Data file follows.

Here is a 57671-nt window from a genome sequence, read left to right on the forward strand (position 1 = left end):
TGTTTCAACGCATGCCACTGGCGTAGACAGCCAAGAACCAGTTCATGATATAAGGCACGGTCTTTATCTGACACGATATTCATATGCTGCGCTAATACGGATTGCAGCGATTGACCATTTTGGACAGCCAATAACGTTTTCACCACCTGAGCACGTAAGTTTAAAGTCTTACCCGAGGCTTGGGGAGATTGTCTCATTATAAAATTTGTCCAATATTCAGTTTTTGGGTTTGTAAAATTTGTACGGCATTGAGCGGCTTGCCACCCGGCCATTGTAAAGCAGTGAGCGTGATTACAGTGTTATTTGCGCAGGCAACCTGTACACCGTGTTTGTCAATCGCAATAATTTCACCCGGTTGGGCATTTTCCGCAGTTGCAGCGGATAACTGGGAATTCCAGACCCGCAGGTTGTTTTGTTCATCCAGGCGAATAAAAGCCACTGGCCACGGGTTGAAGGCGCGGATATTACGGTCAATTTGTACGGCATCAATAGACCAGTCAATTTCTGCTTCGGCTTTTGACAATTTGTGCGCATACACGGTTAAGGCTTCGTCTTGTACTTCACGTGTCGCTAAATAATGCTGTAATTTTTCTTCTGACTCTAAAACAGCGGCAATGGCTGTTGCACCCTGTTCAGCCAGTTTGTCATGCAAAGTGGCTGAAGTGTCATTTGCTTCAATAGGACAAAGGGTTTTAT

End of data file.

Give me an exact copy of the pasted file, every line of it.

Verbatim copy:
Here is a 57671-nt window from a genome sequence, read left to right on the forward strand (position 1 = left end):
TGTTTCAACGCATGCCACTGGCGTAGACAGCCAAGAACCAGTTCATGATATAAGGCACGGTCTTTATCTGACACGATATTCATATGCTGCGCTAATACGGATTGCAGCGATTGACCATTTTGGACAGCCAATAACGTTTTCACCACCTGAGCACGTAAGTTTAAAGTCTTACCCGAGGCTTGGGGAGATTGTCTCATTATAAAATTTGTCCAATATTCAGTTTTTGGGTTTGTAAAATTTGTACGGCATTGAGCGGCTTGCCACCCGGCCATTGTAAAGCAGTGAGCGTGATTACAGTGTTATTTGCGCAGGCAACCTGTACACCGTGTTTGTCAATCGCAATAATTTCACCCGGTTGGGCATTTTCCGCAGTTGCAGCGGATAACTGGGAATTCCAGACCCGCAGGTTGTTTTGTTCATCCAGGCGAATAAAAGCCACTGGCCACGGGTTGAAGGCGCGGATATTACGGTCAATTTGTACGGCATCAATAGACCAGTCAATTTCTGCTTCGGCTTTTGACAATTTGTGCGCATACACGGTTAAGGCTTCGTCTTGTACTTCACGTGTCGCTAAATAATGCTGTAATTTTTCTTCTGACTCTAAAACAGCGGCAATGGCTGTTGCACCCTGTTCAGCCAGTTTGTCATGCAAAGTGGCTGAAGTGTCATTTGCTTCAATAGGACAAAGGGTTTTAT